Schumer explained that the JavitsWagnerO'Day Act (JWOD), passed in 1971, requires all federal agencies to purchase specified supplies-like file folders, postit notes, note pads, firstaid kits and cleaning supplies-from nonprofit agencies employing persons who are blind, visually impaired, or have other significant disabilities. There are a number of nonprofit agencies in upstate New York who produce these SkilCraft brand products and then sell them to the federal government through its centralized procurement agency, the General Services Administration (GSA). Historically, GSA has operated distribution centers around the country that purchase these products from the nonprofits and then distribute them to federal agencies. In an effort to reduce costs through smarter procurement systems, GSA is completely turning distribution over to private companies that specialize in commercial distribution, like Staples, and has begun to close their distribution centers over the past decade; the last two are expected to be shuttered by the end of 2014.
Sales of SkilCraft products have fallen significantly from 20112013, and the National Institute for the Blind (NIB) and its associated nonprofit agencies are very concerned about the impact these changes will have on future sales. Schumer said that the nonprofits in Upstate New York that are a part of the AbilityOne Program and produce SkilCraft office products have also expressed concern that privatization of supply distribution will result in less oversight to ensure that agencies are complying with JWOD and will hurt their business. Schumer explained that this is exactly what is happening to the AbilityOne Program in Utica. At the CABVI facility in Utica, over 200 people are employed making products for the government, over 100 of whom are blind or visually impaired. Twenty of these employees are specifically tasked with making SkilCraft products, including file folders, rubber bands, flashlights, examination gloves, disposable medical items (isolation gowns, shoe covers, caps, incontinence products), pens, pencils, garbage bags, work gloves, textiles (patient apparel, sheets, pillow cases, washcloths), cleaning products and environmental friendly tableware. Schumer noted that these 20 employees are most at risk as a result of new federal distribution and procurement processes, but that any decrease in sales could also affect the job status of other employees if the federal government does not comply with JWOD.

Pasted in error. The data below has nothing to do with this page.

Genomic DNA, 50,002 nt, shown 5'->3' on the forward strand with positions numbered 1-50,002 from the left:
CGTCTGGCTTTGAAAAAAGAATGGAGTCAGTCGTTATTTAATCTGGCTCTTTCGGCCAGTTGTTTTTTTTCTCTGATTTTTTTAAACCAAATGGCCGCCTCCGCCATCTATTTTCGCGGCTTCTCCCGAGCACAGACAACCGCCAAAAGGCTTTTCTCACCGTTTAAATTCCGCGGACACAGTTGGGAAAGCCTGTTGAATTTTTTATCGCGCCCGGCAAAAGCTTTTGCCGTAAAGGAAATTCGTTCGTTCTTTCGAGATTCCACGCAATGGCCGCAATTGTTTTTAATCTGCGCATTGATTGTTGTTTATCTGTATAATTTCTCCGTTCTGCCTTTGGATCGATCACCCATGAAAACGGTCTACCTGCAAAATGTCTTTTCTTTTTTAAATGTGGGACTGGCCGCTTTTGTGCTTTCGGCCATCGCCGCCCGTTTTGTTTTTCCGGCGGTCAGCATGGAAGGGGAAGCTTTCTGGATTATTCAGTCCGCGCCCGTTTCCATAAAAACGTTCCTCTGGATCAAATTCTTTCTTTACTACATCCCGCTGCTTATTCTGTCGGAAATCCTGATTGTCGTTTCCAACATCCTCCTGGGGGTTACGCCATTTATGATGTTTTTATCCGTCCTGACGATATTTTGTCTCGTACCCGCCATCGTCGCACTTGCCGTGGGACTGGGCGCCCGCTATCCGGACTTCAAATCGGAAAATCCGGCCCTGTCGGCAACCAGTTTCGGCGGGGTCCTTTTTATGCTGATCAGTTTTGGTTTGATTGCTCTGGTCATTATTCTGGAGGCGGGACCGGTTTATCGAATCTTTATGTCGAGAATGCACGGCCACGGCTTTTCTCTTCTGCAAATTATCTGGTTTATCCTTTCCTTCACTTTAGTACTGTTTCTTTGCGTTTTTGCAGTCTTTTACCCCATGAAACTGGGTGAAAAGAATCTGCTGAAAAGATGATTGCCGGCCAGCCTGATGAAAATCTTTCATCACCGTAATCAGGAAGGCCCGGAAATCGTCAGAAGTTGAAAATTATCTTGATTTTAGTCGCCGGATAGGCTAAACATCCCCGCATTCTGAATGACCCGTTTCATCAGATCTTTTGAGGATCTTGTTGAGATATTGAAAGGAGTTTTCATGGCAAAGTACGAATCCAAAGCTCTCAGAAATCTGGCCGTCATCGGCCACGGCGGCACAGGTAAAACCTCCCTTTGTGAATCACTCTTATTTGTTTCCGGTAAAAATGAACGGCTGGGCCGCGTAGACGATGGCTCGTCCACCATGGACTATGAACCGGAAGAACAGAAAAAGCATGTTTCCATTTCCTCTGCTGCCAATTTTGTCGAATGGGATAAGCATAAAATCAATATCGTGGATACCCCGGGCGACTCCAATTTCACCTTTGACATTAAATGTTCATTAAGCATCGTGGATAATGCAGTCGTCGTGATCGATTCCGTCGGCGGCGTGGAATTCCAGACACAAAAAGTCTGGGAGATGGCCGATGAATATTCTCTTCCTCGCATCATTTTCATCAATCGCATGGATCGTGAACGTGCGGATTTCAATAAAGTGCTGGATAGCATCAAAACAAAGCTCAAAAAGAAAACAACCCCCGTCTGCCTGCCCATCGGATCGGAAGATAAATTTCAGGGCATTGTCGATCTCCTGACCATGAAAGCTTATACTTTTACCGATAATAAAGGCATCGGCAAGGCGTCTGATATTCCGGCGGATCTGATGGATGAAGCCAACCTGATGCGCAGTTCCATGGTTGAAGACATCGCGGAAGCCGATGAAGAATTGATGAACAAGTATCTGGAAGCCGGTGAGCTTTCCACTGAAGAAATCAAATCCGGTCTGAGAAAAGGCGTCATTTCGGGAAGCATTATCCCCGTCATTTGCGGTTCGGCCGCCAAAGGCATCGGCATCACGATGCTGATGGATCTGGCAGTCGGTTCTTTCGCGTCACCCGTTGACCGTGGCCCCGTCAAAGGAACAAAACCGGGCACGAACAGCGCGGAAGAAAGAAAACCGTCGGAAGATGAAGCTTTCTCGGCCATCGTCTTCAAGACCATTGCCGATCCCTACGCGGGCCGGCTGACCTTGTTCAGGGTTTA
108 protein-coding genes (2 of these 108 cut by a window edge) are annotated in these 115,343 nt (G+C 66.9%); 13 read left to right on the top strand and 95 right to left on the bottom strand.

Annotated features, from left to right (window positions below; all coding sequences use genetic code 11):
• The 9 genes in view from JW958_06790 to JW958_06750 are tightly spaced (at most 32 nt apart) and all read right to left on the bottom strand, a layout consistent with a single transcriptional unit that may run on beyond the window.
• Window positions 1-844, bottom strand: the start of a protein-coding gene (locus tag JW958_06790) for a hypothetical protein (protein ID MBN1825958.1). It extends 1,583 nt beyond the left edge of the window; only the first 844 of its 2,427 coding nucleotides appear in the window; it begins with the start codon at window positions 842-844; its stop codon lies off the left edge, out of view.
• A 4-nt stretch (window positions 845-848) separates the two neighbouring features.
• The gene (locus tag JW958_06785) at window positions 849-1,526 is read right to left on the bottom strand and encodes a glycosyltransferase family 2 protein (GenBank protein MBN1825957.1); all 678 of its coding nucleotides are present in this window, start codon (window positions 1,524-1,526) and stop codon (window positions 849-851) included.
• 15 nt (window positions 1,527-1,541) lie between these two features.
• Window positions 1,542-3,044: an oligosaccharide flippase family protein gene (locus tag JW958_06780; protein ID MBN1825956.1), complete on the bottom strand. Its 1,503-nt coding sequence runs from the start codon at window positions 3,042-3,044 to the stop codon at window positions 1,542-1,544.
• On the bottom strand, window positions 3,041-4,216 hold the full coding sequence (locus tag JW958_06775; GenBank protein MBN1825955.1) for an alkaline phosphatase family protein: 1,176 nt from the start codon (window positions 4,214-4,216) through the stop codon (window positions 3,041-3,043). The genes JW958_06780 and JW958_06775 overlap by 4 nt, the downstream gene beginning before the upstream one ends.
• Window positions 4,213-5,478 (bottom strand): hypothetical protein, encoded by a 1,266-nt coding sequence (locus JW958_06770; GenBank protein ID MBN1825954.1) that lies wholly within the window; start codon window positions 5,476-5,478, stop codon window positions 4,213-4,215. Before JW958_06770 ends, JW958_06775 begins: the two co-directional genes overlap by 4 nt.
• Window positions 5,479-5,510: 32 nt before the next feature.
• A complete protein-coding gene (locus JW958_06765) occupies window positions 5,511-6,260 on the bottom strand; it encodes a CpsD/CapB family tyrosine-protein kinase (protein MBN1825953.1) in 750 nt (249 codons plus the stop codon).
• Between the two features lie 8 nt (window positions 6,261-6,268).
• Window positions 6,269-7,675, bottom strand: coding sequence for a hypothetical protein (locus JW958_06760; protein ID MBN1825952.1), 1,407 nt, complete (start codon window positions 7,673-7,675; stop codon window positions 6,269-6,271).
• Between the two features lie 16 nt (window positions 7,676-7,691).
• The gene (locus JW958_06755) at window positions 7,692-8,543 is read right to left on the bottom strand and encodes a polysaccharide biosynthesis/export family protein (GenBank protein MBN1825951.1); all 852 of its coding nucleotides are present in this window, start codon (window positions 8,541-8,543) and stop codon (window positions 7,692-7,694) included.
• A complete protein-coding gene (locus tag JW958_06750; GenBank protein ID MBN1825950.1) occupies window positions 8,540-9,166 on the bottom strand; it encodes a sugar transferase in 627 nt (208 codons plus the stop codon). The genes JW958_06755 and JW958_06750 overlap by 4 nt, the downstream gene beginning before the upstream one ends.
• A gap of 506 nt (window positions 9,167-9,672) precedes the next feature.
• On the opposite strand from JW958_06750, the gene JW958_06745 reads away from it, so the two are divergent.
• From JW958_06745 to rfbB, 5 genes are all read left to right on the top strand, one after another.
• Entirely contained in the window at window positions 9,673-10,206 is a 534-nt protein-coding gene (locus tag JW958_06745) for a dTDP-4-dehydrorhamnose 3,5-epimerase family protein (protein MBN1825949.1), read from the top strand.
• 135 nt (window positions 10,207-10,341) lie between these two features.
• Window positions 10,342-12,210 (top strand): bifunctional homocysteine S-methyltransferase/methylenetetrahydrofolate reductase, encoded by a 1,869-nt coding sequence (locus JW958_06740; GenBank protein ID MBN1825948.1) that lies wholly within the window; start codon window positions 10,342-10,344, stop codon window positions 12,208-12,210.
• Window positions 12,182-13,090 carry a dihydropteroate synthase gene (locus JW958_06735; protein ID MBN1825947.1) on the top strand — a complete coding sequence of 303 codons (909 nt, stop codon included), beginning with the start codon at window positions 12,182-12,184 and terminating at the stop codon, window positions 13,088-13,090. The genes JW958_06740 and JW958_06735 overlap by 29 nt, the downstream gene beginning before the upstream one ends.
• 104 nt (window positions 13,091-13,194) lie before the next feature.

Schumer said that sales at CABVI's AbilityOne program dropped from $1.8 million to $1.1 million over the past year - a decline of nearly 30 percent. In addition, changes in the federal distribution and procurement process have also led to lowerthanexpected sales for the rubber bands produced at CABVI. CABVI had expected approximately $1 million in rubber band sales this fiscal year, but they have only done $500,000 in sales with a month left to go. If this trend continues, it will be increasingly difficult to absorb the loss.
Additionally, any potential closure of ABVI's AbilityOne program could have a ripple effect across the entire Utica economy. Because this facility purchases many of its raw materials for manufacturing from local Uticaarea suppliers and businesses, numerous other local jobs and profits hang in the balance. Some of these companies include Fiber Instrument Sales, located in Oriskany; Mountainside Medical, Utica; Mayflower Trading, located in Utica; Syracuse Corrigated, located in Syracuse; Genesis Disposables, located in Frankfort; Mid York Press, located in Utica; Palor City Box Co, located in Norwich; Northern Saftey, located in Utica; and Johnston Paper Co, located in Auburn. AbilityOne sales are also a major part of CABVI's annual budget to provide rehab and outreach programing. AbilityOne sales help support orientation and mobility training, low vision services, preschool screening, prevocational training, early intervention, employment training, technology training, children's services, and adaptive sports and recreations programs - including CABVI's Camp Abilities. Any sustained decrease in sales could affect CABVI's ability to deliver these programs.
Schumer explained that while he understands the need for cost reduction and smarter federal procurement systems, the federal government cannot overlook requirements in the process. Schumer further said that losing these jobs would be a blow to the entire community. Utica's CABVI pays its employees well above the minimum wage and provides comprehensive benefits. Nationally, approximately 97 percent of AbilityOne employees do not take welfare or public assistance benefits. Schumer explained that this means a net win for both the community and the government. The American Foundation for the Blind estimates that 70 percent of people with sustained vision loss are not working and nearly 50 percent of this population lives in poverty. What's more, many CABVI employees who start working at the facility in Utica learn skills and move on to advance in their career, either in different capacities at CABVI or in the private sector.